[FOM] CH and mathematics

Bill Taylor W.Taylor at math.canterbury.ac.nz
Tue Jan 22 00:46:53 EST 2008

A compendium of replies:

> This was the Feferman question that was itself questioned:
>      (i) Is the Continuum Hypothesis a definite mathematical problem?
> What seemed puzzling to me was why Feferman's own succinct explanation
> was not taken into consideration as part of the ensuing discussion.

In fact, this paragraph of Feferman reflects my own thinking
virtually to the letter!   Three cheers for Feferman!

"Concerning (i), I came to the conclusion some years ago that CH is
an inherently vague problem (see, e.g., the article (2000) cited above).
This was based partly on the results from the metatheory of set theory
showing that CH is independent of all remotely plausible axioms extending
ZFC, including all large cardinal axioms that have been proposed so far.
In fact it is consistent with all such axioms (if consistent at all)
that the cardinal number of the continuum can be anything it ought to be
i.e. anything which is not excluded by Konig's theorem. The other basis
for my view is philosophical: I believe there is no independent platonic
reality that gives determinate meaning to the language of sets in general,
and to the supposed totality of arbitrary subsets of the natural numbers
in particular, and hence not to its cardinal number.

Spot on.  The man is clearly a deep and profound thinker; (after all,
he agrees with me...  ;-) )

I doubt his subsequent remarks about math millenium problems are very
relevant, though...  times change in other ways as well.

Feferman continues:

> I have been asked to explain what I mean by the statement of
> a problem being inherently vague. The idea is that, not only is it vague,
> but there is no reasonable way to sharpen the notion or notions which
> are essential to its formulation without violating what the notion is
> supposed to be about. For example, the notion of feasibly computable
> number is inherently vague in that sense.

This comment on feasible numbers is very apt!  It is also another
possible example to Tim's query about non-formalizable ideas.
Somewhat similar to my earlier comment about infinitesimal angles
within cusps.  Though I doubt CH will ever come to be seen in those lights.

CH is quite formalizable after all!  But similar remarks as above
could probably apply to other independent results, like Souslin's
conjecture and others similar.

Benjamin writes:

> There is a sense, I think, that perhaps CH is like the parallel postulate
> in geometry. Since it or its negation can be added to ZFC then we can get
> two consistent systems. Gauss' response to this, IIRC, was to suggest that
> which geometry to "true" is an empirical one. And that answer seems to be
> "it depends". In some cases one geometry is favorable to use and in others
> it seems favorable to use another.  This gives a more of a "contextualist"
> answer. It's true in some cases but not in others.

This looks like a similar case as a historical remark, but philosophically
it is quite different.  After all, the other models of geometry are quite
standard and regular parts of math - they can be treated by similar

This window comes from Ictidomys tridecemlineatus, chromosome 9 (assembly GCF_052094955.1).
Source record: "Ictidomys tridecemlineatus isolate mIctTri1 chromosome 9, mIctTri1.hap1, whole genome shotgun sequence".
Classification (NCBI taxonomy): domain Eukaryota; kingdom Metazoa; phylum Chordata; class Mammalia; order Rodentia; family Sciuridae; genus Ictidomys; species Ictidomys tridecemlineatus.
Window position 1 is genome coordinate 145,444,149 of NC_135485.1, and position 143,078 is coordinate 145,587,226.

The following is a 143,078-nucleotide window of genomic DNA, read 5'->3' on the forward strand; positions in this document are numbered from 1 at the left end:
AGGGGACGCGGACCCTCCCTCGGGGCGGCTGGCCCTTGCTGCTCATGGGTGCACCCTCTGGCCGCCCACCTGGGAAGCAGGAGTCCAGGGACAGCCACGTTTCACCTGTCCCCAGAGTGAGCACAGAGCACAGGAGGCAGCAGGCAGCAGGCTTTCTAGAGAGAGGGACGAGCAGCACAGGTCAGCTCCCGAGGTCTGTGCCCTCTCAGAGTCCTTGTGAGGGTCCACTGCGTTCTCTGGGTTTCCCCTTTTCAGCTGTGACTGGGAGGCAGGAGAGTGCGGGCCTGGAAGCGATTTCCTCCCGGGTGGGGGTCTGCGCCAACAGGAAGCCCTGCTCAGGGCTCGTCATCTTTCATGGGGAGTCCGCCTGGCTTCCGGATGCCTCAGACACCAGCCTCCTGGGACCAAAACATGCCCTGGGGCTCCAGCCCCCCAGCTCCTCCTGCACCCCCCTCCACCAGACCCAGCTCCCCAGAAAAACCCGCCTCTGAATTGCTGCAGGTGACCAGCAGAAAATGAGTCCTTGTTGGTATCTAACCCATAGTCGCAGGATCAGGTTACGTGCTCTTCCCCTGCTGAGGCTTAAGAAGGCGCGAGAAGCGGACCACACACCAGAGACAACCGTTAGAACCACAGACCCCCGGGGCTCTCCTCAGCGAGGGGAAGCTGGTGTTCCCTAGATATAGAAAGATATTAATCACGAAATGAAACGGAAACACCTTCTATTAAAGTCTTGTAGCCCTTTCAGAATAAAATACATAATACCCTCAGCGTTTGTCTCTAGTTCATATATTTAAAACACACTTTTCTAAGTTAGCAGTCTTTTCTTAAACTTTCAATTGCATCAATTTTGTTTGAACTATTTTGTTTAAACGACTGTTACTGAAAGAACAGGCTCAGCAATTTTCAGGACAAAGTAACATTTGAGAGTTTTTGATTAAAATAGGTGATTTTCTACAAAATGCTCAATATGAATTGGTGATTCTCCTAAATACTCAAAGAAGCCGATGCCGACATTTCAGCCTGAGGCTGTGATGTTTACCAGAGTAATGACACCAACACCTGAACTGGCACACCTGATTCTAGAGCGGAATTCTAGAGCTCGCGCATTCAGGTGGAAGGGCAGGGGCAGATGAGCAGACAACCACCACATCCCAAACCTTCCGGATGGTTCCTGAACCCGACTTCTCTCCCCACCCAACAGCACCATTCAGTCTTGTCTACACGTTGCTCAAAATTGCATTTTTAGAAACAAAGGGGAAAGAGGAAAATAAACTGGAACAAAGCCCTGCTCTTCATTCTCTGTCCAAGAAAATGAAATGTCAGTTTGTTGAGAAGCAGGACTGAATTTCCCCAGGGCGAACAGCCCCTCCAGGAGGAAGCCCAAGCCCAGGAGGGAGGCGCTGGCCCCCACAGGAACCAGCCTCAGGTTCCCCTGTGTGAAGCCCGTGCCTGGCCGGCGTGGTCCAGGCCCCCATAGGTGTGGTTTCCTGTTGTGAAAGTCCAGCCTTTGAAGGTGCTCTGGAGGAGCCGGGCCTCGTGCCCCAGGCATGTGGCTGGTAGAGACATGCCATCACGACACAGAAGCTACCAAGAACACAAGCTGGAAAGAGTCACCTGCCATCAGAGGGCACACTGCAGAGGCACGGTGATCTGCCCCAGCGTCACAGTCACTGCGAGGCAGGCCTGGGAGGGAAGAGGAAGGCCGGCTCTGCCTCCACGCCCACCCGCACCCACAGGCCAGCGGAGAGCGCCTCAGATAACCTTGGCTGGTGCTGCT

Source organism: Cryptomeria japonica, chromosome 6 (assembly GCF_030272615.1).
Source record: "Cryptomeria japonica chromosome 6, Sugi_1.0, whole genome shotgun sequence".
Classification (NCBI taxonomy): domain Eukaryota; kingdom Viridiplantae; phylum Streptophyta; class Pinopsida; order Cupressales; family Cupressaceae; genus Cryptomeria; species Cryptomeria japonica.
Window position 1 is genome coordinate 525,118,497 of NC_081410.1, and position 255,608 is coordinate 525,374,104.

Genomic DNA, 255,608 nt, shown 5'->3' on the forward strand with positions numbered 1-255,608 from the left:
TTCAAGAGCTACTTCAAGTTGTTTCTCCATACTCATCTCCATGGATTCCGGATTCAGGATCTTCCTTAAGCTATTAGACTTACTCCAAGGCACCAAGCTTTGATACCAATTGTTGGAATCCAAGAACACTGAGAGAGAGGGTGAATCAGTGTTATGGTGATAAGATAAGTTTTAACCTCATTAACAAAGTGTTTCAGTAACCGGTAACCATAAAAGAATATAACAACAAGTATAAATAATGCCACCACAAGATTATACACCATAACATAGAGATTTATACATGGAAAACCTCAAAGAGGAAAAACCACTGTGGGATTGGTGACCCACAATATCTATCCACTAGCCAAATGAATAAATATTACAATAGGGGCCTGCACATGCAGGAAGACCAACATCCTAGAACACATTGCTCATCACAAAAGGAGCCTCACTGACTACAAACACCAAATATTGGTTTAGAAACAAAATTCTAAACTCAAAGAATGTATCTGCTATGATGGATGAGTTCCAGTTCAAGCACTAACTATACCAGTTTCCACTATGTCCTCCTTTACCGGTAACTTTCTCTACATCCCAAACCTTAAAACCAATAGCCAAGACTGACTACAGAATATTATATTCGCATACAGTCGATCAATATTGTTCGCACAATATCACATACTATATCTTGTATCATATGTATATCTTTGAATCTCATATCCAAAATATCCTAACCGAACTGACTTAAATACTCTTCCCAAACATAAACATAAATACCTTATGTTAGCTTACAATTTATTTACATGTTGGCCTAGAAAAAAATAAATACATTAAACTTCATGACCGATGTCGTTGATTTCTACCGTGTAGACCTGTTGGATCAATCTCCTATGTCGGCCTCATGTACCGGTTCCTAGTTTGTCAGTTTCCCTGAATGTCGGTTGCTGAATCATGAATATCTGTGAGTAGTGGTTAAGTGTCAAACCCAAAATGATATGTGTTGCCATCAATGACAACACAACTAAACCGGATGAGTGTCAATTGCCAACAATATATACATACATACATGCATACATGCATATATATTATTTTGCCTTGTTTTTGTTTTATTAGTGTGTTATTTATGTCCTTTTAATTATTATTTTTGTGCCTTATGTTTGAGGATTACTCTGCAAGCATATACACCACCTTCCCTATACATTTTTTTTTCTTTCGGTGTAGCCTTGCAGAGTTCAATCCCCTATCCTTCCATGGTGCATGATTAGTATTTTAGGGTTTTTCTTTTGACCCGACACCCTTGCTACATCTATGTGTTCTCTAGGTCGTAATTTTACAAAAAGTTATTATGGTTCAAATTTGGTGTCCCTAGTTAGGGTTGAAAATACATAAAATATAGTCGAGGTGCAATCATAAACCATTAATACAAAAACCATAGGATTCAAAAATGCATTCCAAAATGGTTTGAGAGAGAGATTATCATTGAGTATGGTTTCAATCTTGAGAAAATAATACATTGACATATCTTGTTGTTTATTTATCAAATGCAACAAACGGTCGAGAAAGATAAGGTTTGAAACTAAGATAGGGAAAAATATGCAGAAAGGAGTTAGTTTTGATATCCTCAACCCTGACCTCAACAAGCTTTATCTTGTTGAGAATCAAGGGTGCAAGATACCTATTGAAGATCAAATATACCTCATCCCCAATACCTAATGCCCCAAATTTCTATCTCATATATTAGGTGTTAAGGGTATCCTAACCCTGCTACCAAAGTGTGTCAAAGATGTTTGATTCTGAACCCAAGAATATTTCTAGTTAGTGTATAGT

methods to Euclidean, and are the subject of various undergrad courses,
and so on.  To do anything similar to that with CH/~CH would require
setting up a great machinery of non-standard models etc, somewhat
similar to Robinson's approach to infinitesimals.  It needs a whole
different technical approach.   Logic, rather than math.
I see it as very different, anyway.

> Godel considered appealing to a notion of "fruitfulness",
> either within mathematics itself or within some, perhaps,
> future physical theory utilizing infinite cardinal numbers

This was a reasonable view for Godel, but history has overtaken it.
Physics has shown not the *slightest* sign of needing CH or anything
beyond continuum cardinality, and there is nothing on the horizon.

Regarding fruitfulness within math, I feel the proved conservativity
of CH for number theory is already a killer blow.

> We treat existence of entities as "postulates" that give us
> explanatory power in a similar way that the empirical sciences
> postulate entities and postulates hypotheses that, if granted true,
> explain phenomenon. This method is more or less abductive and gives us
> a means to evaluate propositions without proving them

This is a very good point, and I like to see the proper use of "abductive" -
a word that gets too little action I feel!  :)   However, as I say,
history seems against it having any effect on CH.

Alex Blum writes:

> Is Feferman's question in effect an expression of doubt about
> the meaningfulness of CH? Would you say that the same would have been
> true of Fermat's last theorem would have been proved independent of
> the axioms of arithmetic?

These are in no way parallel.  FLT is arithmetical, so is subject
to the usual straightforward quantifier-extension in meaning as explicated
from Hilbert to Tarski.  No such remarks apply to set-theoretical
results, as Feferman was at pains to make clear in his quote, I feel.

And BTW, FLT is a bad example, being Pi-0-1.  If it was undecidable
it would automatically be true.  Twin-primes would have been better.

Bill Taylor.

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